MAY THIRD is the National Big Day of Giving, I’ve been told by my son. Rick, with a request for my donation to his favorite charity up in the Nevada City/Grass Valley area where he volunteers considerable time. His request brought memories of donations in the past in which I was involved in one way or other. The efforts were very meaningful in $$$.

I was a member of the Board of Trustees of the old Mt. Diablo Hospital Foundation, an organization which became part of the John Muir Hospital Foundation when the two hospitals merged. We had many very generous donors from the community who made possible the wonderful medical facilities we have in Walnut Creek and Concord.

One of the names of prominent benefactors of the hospital was Kenneth Hofmann, well known for his real estate development ventures in the Bay Area, and a one-time part owner of the Oakland A’s. He and his wife, Jeanne, did so much for the hospital and other worthy benefits over many years. We are talking millions for the cancer institute, for instance. Ken passed away last week at 95. The results of his and Jeanne’s generosity are all around us, and his Hofmann Foundation continues to assist the community in big ways.

Several others who were most generous to our Foundation included Dean Lesher, the late publisher of the Contra Costa Times; Winton and Nathalie Jones, a heavy construction firm owner, and Gerald Fitzpatrick, longtime owner of Fitzpatrick Chevrolet in Concord. Over the past decades Martinez families also have been generous to community causes…..Boys and Girls Club, for instance . Every community has, and needs, generous residents to maximize and enhance each community.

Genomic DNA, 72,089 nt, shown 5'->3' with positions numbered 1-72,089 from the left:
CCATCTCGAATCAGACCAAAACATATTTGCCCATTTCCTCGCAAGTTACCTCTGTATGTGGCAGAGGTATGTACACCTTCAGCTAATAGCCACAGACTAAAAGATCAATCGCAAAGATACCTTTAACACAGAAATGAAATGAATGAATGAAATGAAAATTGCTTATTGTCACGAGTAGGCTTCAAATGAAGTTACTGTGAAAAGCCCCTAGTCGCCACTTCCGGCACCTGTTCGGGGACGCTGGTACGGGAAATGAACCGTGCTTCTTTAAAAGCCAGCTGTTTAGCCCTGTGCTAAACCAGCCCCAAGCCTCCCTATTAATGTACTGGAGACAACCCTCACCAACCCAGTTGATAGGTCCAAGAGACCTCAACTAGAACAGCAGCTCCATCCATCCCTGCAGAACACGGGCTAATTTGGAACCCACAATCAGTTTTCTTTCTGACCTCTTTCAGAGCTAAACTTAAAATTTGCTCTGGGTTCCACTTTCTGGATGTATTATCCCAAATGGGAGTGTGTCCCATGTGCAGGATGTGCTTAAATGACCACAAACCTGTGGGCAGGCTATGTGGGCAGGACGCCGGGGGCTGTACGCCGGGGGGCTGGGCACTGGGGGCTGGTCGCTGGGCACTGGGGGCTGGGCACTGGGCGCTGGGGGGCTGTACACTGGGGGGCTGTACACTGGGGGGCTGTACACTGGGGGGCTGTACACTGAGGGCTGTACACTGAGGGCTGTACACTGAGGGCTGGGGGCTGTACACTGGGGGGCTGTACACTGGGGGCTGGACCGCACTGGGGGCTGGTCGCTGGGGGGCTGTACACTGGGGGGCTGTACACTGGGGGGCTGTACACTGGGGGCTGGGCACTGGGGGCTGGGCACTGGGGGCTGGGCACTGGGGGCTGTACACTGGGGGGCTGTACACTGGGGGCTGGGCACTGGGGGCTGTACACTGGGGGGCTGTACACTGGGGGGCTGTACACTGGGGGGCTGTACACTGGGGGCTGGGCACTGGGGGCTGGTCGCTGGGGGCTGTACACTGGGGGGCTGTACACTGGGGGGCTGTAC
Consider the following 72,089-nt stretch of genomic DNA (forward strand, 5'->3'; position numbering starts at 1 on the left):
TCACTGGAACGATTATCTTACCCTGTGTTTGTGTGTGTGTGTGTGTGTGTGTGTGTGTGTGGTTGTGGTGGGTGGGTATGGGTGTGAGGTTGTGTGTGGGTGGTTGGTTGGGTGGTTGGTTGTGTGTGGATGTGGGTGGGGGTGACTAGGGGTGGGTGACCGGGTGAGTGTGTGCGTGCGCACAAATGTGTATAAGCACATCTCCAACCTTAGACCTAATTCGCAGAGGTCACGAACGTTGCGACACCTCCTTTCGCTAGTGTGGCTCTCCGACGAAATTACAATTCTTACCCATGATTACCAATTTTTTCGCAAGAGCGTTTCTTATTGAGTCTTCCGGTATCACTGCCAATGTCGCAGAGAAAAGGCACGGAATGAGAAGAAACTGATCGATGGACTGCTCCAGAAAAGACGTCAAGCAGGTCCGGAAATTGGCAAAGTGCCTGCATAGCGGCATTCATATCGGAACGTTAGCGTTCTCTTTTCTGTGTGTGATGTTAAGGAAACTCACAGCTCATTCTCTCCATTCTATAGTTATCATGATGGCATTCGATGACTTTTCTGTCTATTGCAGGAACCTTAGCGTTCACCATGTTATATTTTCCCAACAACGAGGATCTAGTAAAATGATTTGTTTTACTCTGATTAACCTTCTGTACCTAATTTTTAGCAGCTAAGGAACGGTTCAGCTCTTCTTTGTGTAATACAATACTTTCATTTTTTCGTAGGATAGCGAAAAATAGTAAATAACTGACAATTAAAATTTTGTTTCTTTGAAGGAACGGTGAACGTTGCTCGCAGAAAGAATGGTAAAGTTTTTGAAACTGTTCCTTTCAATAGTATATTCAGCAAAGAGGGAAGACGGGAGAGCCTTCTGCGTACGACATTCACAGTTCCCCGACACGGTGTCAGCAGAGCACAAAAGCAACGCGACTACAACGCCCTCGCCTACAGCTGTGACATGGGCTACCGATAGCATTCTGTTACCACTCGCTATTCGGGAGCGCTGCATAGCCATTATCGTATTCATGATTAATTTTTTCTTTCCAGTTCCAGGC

So, please give thought to how each of us can help our community during National Big Giving day on May 3. The amount does not mean as much as the act of giving. It all adds up!

EARTH DAY celebration last weekend at John Muir’s home was a smashing success, if you had time to check out the cars parked in the Alhambra High School lots, and elsewhere around the area. Shuttle buses were terrific. We were not able to attend, but the comments we’ve heard have been so complimentary. The activities were creative and super, thanks to the efforts of Historic Site Staff, and helpers. So much to see and do. So much to remind us of the famous man who lived in the mansion on the hill, and what he meant to our nation with his foresight and dedication. You’ve heard of Yosemite National Park? Of course. Sierra Club? Of course. National Park Service? Thank the bearded gent who trekked the high back country all by himself, as his family lived in Martinez. What’s that you say, “Do it again!!” A sure thing, we’d bet.

Interesting side note: Many local residents did not have the greatest respect for John Muir because he went off into the mountains for months at a time, leaving his family here. Fame does have its price!!

HISTORY is all around us in this community. We live on historic properties. We walk along historic walkways. We visit Granger’s Wharf where pioneer families lived and docked their fishing boats. We have two historic cemeteries ‘up there’ on Carquinez Drive, and? (Send me a note at with other sites, if you wish!) And, join the Martinez Historical Society for much more about our community. (OH, YES. Please help bring the wonderful rail car here!!)

CHEERS and welcome to Matt Chamberlain, our new Alhambra High School Principal, who comes to our community from San Ramon Valley. We know for sure Matt will be very pleased with his decision. As we who have been here, we can say, “What’s not to like?” And, congrats to Tom Doppe for his new position as Director of Educational Services for the school district.

One Reply to “Column 1: The Almond Ranch”

  1. I used to own a “certain pink houseboat in the Martinez wharf” that was destroyed in 1961 with everything I owned in it at the time, ha
    And am interested if anyone has pictures of the old Martinez wharf with my old houseboat

Leave a Reply

Your email address will not be published. Required fields are marked *